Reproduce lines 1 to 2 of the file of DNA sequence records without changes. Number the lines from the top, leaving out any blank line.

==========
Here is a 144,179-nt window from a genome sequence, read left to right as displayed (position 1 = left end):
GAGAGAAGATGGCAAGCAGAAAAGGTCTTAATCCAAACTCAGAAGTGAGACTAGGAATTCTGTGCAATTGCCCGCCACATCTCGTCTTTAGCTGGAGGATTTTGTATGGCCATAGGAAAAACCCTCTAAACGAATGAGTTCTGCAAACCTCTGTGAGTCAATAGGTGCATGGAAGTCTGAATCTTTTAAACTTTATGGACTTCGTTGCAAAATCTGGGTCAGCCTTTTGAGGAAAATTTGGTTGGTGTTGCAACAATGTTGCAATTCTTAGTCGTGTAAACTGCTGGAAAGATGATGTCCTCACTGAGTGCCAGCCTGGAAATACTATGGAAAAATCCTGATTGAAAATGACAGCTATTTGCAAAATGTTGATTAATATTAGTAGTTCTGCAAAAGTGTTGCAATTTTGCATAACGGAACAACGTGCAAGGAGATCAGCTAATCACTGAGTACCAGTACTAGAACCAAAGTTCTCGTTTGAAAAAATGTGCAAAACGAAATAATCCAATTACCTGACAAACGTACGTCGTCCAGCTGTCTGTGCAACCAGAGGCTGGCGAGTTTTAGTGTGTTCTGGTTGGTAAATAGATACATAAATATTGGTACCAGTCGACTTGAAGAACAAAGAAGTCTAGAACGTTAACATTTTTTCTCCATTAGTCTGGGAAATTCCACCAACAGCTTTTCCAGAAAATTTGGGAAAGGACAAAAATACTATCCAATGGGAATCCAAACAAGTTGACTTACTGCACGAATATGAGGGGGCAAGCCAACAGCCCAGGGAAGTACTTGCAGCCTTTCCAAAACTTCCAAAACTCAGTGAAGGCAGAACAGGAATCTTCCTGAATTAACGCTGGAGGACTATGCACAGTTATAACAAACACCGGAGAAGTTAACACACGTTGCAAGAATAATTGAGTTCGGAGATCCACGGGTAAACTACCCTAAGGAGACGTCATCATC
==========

Here is a 144,179-nt window from a genome sequence, read left to right as displayed (position 1 = left end):
GAGAGAAGATGGCAAGCAGAAAAGGTCTTAATCCAAACTCAGAAGTGAGACTAGGAATTCTGTGCAATTGCCCGCCACATCTCGTCTTTAGCTGGAGGATTTTGTATGGCCATAGGAAAAACCCTCTAAACGAATGAGTTCTGCAAACCTCTGTGAGTCAATAGGTGCATGGAAGTCTGAATCTTTTAAACTTTATGGACTTCGTTGCAAAATCTGGGTCAGCCTTTTGAGGAAAATTTGGTTGGTGTTGCAACAATGTTGCAATTCTTAGTCGTGTAAACTGCTGGAAAGATGATGTCCTCACTGAGTGCCAGCCTGGAAATACTATGGAAAAATCCTGATTGAAAATGACAGCTATTTGCAAAATGTTGATTAATATTAGTAGTTCTGCAAAAGTGTTGCAATTTTGCATAACGGAACAACGTGCAAGGAGATCAGCTAATCACTGAGTACCAGTACTAGAACCAAAGTTCTCGTTTGAAAAAATGTGCAAAACGAAATAATCCAATTACCTGACAAACGTACGTCGTCCAGCTGTCTGTGCAACCAGAGGCTGGCGAGTTTTAGTGTGTTCTGGTTGGTAAATAGATACATAAATATTGGTACCAGTCGACTTGAAGAACAAAGAAGTCTAGAACGTTAACATTTTTTCTCCATTAGTCTGGGAAATTCCACCAACAGCTTTTCCAGAAAATTTGGGAAAGGACAAAAATACTATCCAATGGGAATCCAAACAAGTTGACTTACTGCACGAATATGAGGGGGCAAGCCAACAGCCCAGGGAAGTACTTGCAGCCTTTCCAAAACTTCCAAAACTCAGTGAAGGCAGAACAGGAATCTTCCTGAATTAACGCTGGAGGACTATGCACAGTTATAACAAACACCGGAGAAGTTAACACACGTTGCAAGAATAATTGAGTTCGGAGATCCACGGGTAAACTACCCTAAGGAGACGTCATCATC